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Pentagon Memorial draws visitors

Article - Monday, May 2, 2011

Laura Vozzella
The Baltimore Sun

The day after U.S. forces killed Osama bin Laden, dozens of people flocked to the Pentagon Memorial to honor loved ones, neighbors and perfect strangers who died in the Pentagon attack nearly 10 years ago.

They bore flowers and tiny flags and carried themselves, for the most part, like visitors to a cemetery. In contrast to more raucous gatherings in New York and at the White House, there were no whoops or cheers here on two pebble-covered acres on the Pentagon's south side. Mourners left bouquets in pools of water trickling beneath 184 stone benches, each engraved with the name of someone killed when a hijacked plane crashed into the massive building.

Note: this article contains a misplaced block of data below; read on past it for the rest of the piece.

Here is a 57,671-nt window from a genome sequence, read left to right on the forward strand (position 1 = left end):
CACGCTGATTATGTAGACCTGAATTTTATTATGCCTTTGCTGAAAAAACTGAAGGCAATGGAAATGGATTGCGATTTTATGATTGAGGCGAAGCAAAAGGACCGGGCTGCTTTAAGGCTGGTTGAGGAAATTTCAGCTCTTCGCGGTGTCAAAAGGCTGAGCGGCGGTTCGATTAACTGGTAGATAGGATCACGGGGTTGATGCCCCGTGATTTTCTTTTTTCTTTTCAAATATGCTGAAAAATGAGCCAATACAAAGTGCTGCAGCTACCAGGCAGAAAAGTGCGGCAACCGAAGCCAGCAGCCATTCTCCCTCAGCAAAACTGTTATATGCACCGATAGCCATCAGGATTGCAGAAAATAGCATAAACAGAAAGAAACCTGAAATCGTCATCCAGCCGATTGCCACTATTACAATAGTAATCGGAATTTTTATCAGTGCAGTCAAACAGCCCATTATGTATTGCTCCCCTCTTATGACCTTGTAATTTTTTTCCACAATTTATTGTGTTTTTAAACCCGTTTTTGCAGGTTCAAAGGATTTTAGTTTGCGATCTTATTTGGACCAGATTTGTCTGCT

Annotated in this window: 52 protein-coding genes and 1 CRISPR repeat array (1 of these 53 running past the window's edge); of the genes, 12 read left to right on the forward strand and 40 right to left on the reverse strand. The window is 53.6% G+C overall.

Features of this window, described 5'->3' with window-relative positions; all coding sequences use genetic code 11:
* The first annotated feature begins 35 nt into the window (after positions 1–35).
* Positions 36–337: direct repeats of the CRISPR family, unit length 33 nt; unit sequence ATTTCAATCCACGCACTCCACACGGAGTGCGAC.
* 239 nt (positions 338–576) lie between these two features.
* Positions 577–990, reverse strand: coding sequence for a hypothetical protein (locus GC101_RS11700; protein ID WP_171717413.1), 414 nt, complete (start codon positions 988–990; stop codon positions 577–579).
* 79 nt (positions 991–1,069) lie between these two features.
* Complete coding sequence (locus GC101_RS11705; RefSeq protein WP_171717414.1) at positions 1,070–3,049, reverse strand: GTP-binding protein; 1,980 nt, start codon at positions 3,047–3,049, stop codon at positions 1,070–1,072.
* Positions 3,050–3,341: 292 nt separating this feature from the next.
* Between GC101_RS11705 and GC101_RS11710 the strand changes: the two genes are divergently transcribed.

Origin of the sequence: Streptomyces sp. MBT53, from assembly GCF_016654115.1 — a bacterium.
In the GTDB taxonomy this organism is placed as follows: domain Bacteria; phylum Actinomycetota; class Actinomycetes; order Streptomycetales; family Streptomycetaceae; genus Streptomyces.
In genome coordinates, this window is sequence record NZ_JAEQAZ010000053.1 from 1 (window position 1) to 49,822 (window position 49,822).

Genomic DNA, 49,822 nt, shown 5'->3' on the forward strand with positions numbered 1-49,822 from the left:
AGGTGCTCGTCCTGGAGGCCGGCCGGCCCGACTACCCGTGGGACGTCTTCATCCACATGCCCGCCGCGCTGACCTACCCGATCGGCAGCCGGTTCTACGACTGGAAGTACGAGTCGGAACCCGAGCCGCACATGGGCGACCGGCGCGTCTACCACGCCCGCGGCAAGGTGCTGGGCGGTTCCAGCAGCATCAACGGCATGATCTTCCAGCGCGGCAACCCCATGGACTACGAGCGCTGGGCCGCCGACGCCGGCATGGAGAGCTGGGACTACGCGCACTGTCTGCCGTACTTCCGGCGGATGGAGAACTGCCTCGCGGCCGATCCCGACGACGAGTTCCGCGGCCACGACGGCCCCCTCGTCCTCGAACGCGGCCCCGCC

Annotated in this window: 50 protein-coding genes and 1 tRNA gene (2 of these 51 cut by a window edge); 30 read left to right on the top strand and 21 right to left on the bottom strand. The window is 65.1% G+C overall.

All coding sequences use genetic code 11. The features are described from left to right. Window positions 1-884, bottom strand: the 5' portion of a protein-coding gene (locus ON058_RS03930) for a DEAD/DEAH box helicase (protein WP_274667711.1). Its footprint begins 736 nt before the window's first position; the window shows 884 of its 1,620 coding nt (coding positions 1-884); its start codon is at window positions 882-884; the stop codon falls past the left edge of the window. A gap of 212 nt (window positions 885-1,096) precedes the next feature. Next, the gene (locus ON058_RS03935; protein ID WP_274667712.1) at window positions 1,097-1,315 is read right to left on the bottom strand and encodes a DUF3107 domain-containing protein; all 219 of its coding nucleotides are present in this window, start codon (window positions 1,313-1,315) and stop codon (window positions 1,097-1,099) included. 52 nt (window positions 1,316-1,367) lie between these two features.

"We had to do something," said Gary Cotton, 61, a retired Library of Congress darkroom technician from Washington. "That's kind of like what it boils down to. You can't just watch television."

Cotton and his wife, Nancy, set a bouquet of pink carnations and The Washington Post atop the bench engraved with the name of a close friend, Sheila Hein of College Park, and snapped a photo. It was if they were bringing the news to the late Navy photographer. The headline read: "Justice has been done." Cotton — who choked up recalling that immediately after the attack, he'd tried to reassure Hein's domestic partner that she'd turn up alive — could not have agreed more. Click here to read the full story. 

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